Governments may not always want to hear such things, but young people clearly do.
Enrollment in the field I work in – international politics – has increased dramatically, despite the Morrison government increasing social and humanities tuition fees in a deliberate effort to discourage people studying in this field.
If we respond to âmarket signalsâ there should be more people working in social science, not less.
But the universities seem to take the government’s unsubtle hint.
At the University of Western Australia where I work, dramatic reductions in faculty numbers and course offerings are currently underway in disciplinary areas deemed not essential to the institution’s future vision.
Fortunately, this process of “restructuring” and rebranding was not just as brutal as he was at Murdoch University, but the damage to the reputation of institutions and the education sector across the state is potentially significant.
Perhaps most importantly, we deny students the chance to learn things that are vitally important to their future.
The politics of climate change may be the most consistent, but public policies, relations with China, the apparent crisis of democracy – and the confidence of young people in it – are all issues that will profoundly influence their future, which may be much more disagreeable. and difficult that mine was at their age.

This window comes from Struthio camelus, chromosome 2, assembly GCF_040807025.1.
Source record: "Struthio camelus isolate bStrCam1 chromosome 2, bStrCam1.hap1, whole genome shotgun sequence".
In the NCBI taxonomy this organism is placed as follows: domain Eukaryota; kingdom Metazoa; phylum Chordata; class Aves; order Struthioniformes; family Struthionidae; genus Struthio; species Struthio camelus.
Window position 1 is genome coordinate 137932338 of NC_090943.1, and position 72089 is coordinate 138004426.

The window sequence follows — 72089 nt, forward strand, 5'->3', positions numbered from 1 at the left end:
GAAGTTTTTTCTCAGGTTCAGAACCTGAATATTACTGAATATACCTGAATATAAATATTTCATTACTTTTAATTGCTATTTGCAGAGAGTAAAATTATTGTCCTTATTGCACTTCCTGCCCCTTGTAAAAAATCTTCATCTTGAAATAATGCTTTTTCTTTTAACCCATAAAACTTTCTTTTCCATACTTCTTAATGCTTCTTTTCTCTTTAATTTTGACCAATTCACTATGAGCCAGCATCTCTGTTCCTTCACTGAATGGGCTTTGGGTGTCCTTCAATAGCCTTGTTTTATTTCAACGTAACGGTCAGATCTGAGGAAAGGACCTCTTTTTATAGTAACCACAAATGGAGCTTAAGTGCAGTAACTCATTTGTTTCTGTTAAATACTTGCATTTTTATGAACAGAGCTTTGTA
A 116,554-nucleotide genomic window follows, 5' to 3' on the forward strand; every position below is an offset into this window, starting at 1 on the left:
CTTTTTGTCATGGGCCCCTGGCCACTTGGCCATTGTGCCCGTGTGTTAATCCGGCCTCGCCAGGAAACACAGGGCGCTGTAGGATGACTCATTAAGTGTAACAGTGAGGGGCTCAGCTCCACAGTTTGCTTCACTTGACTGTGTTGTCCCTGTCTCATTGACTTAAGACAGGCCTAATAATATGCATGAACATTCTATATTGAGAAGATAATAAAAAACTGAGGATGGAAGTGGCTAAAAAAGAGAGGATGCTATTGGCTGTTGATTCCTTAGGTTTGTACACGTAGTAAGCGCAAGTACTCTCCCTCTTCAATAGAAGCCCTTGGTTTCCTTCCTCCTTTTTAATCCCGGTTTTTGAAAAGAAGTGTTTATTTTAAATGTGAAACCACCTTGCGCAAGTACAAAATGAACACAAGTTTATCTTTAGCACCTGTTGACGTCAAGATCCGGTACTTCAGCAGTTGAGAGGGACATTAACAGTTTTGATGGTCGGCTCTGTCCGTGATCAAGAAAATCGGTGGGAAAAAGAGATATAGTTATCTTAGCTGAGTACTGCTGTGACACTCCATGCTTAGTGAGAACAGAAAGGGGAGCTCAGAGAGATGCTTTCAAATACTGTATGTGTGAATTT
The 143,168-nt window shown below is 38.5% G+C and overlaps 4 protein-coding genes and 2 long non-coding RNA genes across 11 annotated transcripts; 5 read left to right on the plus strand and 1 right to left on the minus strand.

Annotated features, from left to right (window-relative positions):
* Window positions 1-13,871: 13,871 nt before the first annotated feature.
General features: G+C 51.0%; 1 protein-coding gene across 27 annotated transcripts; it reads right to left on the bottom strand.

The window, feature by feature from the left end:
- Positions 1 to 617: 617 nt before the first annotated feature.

I don’t know if we really get wiser as we get older, but I’m sure it’s easier to tear things down than to build them.
Closing departments can help solve a possible short-term budget problem, but the loss of intellectual capital will reduce our collective ability to understand the increasingly dysfunctional world in which we live.
If senior executives are really serious about saving money for the good of the institution, they could follow the lead of Australian National University Vice-Chancellor Brian Schmidt and negotiate a pay cut.
Some will undoubtedly think that all of this is selfish nonsense. Maybe yes. But as I tell students, you can think whatever you want, but let’s see the evidence and hear a better argument.
Critical thinking is truly a valuable skill that takes a bit of cultivation. The ability to think independently on complex issues, especially political diversity, is something the next generation needs more than ever.
Universities are essential parts of this process if they take their rhetoric on critical thinking seriously. The alternative is what happened in China and even more tragically in Hong Kong.
Western Australia risks losing the ability to think about how we collectively engage with the world – and the rest of Australia, for that matter.
We already have a reputation for parochialism and insularity. Let’s not make matters worse by deliberately destroying our collective understanding of our very fortunate place in the Indo-Pacific.
If we don’t care and understand where we live, who will?
Mark Beeson is Professor of International Politics at the University of Western Australia. His latest book is Environmental Anarchy? International Security in the 21st Century, (Bristol: Bristol University Press). He donates this year’s salary to MÃ©decins Sans FrontiÃ¨res.